>>>>>>>>> certain period and then have been over it in the rest of the
>>>>>>>>> sample
>>>>>>>>> period.
>>>>>>>>>
>>>>>>>>> To illustrate the idea, consider the following (data refer to
>>>>>>>>> consecutive periods and the threshold is, eg, 0.9):
>>>>>>>>>
>>>>>>>>> Agent 1: 1    1    1    1    1...
>>>>>>>>> Agent 2: 0.8  1    1    1    1...
>>>>>>>>> Agent 3: 0.8  0.8  0.8  1    1...
>>>>>>>>> Agent 4: 0.8  0.8  0.8  0.8  1...
>>>>>>>>>
>>>>>>>>> I want to keep the first three agents because they have overpassed
>>>>>>>>> the threshold before period 4 and then have been over the
>>>>>>>>> threshold
>>>>>>>>> in the rest of the sample period, but I do not want to keep agent
>>>>>>>>> 4.
>>>>>>>>>
>>>>>>>>> Thanks in advance.
>>>>>>>>>
>>>>>>>>> Miguel.
>>>>>>>>>
>>>>>>>>>
>>>>>>>>>
>>>>>>>>>> Correct on -keep-. Sorry about that.
>>>>>>>>>>
>>>>>>>>>> The -sort- order
>>>>>>>>>>
>>>>>>>>>> bysort entity (const_a) :
>>>>>>>>>>
>>>>>>>>>> ensures that -const_a[1]- is the lowest for each agent, not the
>>>>>>>>>> first.
>>>>>>>>>> If the lowest value for each agent is above the threshold, then
>>>>>>>>>> all the observations for that agent  are above.
>>>>>>>>>> Nick
>>>>>>>>>> njcoxstata@gmail.com
>>>>>>>>>>
>>>>>>>>>>
>>>>>>>>>> On 21 May 2013 23:16, Miguel Angel Duran Munoz <maduran@uma.es>
>>>>>>>>>> wrote:
>>>>>>>>>>> Thanks, Nick. I guess you mean -keep- instead of -drop-.
>>>>>>>>>>> Nevertheless,
>>>>>>>>>>> the
>>>>>>>>>>> command that you suggest would not guarantee that I keep the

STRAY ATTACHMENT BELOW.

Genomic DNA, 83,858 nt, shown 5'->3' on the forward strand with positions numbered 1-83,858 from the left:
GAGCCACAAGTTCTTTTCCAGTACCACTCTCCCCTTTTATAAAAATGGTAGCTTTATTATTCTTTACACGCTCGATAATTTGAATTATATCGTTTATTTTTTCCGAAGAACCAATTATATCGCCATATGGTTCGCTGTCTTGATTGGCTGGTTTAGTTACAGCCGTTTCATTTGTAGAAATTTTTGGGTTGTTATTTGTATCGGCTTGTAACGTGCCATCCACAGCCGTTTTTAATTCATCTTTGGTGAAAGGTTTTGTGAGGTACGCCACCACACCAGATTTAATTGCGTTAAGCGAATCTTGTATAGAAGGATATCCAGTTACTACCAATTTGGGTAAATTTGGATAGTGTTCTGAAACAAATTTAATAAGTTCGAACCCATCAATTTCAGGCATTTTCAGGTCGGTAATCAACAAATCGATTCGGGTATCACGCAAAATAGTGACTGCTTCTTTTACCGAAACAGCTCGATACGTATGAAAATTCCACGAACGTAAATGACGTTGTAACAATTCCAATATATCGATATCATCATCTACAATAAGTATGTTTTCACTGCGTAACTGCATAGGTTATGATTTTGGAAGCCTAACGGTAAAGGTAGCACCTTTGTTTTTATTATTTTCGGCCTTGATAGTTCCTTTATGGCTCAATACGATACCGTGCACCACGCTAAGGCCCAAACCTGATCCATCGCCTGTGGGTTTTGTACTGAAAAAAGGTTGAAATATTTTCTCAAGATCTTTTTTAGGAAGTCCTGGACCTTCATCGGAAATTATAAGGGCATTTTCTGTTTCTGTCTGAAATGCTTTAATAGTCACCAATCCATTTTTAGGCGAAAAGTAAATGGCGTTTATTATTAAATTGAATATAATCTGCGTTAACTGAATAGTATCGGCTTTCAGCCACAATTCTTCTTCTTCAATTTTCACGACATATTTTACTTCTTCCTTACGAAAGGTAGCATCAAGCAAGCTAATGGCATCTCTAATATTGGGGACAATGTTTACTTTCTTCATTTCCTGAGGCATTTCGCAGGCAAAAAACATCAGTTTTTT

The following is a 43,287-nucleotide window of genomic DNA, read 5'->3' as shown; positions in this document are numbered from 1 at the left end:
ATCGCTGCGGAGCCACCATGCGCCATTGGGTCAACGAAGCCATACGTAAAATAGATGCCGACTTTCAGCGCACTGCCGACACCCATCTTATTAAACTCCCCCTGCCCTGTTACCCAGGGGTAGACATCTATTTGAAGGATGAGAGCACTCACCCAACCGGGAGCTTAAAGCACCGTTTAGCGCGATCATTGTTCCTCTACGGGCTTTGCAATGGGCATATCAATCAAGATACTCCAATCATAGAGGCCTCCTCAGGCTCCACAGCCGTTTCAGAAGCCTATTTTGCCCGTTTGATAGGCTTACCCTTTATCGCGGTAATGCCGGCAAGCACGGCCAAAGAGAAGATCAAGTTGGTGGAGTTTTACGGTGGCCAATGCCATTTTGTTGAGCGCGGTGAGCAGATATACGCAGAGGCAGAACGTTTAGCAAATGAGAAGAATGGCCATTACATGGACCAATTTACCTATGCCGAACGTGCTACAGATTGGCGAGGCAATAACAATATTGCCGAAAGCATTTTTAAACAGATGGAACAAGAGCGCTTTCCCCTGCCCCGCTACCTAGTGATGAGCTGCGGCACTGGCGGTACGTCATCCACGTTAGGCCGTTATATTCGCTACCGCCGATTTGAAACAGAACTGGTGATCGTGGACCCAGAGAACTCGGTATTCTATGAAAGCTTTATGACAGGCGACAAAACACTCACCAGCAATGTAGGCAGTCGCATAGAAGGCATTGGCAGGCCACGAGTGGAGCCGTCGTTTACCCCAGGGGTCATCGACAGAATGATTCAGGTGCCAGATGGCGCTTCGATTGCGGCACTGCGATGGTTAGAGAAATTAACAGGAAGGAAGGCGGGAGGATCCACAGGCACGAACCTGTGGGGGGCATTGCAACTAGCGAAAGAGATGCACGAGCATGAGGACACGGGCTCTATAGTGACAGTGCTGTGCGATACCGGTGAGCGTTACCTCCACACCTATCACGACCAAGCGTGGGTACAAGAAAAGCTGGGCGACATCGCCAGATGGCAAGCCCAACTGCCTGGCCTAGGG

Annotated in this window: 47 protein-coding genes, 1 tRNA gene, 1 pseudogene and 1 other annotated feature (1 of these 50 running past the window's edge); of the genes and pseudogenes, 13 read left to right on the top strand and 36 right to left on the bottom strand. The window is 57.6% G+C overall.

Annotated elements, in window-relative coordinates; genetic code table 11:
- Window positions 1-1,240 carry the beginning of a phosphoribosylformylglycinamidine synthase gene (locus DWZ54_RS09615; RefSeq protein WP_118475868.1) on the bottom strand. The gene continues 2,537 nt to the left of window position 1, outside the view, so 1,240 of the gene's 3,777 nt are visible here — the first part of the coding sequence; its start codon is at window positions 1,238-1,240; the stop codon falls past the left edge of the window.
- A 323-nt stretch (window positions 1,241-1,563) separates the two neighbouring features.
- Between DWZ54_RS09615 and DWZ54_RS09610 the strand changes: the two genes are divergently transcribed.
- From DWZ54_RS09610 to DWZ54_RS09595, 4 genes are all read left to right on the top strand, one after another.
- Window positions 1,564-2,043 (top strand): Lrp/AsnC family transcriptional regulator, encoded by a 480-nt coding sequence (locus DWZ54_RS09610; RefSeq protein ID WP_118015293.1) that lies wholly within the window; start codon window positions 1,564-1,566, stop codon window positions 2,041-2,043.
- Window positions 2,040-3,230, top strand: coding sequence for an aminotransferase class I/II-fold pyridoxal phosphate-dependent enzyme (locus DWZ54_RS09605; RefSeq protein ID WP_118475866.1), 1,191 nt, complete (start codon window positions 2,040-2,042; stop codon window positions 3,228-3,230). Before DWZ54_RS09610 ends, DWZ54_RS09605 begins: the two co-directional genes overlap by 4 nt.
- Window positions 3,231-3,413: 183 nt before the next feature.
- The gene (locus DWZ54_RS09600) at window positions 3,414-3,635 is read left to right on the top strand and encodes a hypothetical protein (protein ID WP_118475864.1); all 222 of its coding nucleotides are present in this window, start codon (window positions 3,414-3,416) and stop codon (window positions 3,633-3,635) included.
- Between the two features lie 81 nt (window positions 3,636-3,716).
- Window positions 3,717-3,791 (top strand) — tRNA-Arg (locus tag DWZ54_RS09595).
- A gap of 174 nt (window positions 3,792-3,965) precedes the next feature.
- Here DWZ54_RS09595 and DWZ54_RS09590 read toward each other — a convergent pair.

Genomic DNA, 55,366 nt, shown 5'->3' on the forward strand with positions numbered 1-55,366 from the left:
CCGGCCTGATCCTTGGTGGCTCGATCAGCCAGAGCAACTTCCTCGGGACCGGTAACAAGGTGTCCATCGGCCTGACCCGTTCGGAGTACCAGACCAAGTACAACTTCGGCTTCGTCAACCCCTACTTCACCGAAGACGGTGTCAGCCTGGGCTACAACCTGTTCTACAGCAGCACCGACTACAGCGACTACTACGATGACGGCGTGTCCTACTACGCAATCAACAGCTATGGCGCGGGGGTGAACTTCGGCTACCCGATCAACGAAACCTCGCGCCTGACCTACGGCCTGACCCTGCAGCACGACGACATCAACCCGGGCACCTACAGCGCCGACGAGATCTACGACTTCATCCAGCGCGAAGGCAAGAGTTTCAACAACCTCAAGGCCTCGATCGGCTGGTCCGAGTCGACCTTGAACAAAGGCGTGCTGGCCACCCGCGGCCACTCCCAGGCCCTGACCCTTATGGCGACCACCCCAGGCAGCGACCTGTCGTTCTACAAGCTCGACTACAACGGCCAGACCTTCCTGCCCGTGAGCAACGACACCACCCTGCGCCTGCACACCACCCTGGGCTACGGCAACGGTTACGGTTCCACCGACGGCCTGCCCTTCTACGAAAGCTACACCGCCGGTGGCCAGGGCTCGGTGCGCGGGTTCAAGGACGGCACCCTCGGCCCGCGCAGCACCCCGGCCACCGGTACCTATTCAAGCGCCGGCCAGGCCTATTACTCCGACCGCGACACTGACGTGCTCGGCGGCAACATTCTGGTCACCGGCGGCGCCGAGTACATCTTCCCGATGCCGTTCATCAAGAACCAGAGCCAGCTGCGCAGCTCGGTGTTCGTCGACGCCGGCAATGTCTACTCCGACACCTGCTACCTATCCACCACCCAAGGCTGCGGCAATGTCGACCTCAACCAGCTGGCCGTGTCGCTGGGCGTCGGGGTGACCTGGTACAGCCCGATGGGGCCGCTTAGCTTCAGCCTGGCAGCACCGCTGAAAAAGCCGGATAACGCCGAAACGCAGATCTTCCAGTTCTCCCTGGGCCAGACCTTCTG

>>>>>>>>>>> agents that have been above the threhsold for the whole sample
>>>>>>>>>>> period (ie, I would be including agents that were above the
>>>>>>>>>>> threshold in the first period and then might have been above or
>>>>>>>>>>> below it).
>>>>>>>>>>>
>>>>>>>>>>>> Sounds like
>>>>>>>>>>>>
>>>>>>>>>>>> bysort entity (const_a) : drop if const_a[1] > 0.09716
>>>>>>>>>>>>
>>>>>>>>>>>> Nick
>>>>>>>>>>>> njcoxstata@gmail.com
>>>>>>>>>>>>
>>>>>>>>>>>> On 21 May 2013 23:01, Miguel Angel Duran Munoz <maduran@uma.es>
>>>>>>>>>>>> wrote:
>>>>>>>>>>>>> Hi, Statalisters. I want to focus on agents in my dataset that
>>>>>>>>>>>>> have a particular feature; specifically, for those agents, and
>>>>>>>>>>>>> for each and every period (out of 64), the value of a variable
>>>>>>>>>>>>> (const_a) is larger than a particular threshold (0.097116). I
>>>>>>>>>>>>> have done what I show below.
>>>>>>>>>>>>> Nevertheless, I have realized that some of my agents are not
>>>>>>>>>>>>> in
>>>>>>>>>>>>> the sample since the first period, so what I am doing would
>>>>>>>>>>>>> mistakenly eliminate them. Will anyone help to solve this
>>>>>>>>>>>>> problem? Thanks in advance.
>>>>>>>>>>>>>
>>>>>>>>>>>>> bysort entity (date2): gen obs=_n drop if const_a<0.097116 by
>>>>>>>>>>>>> entity: drop if obs[_N]<64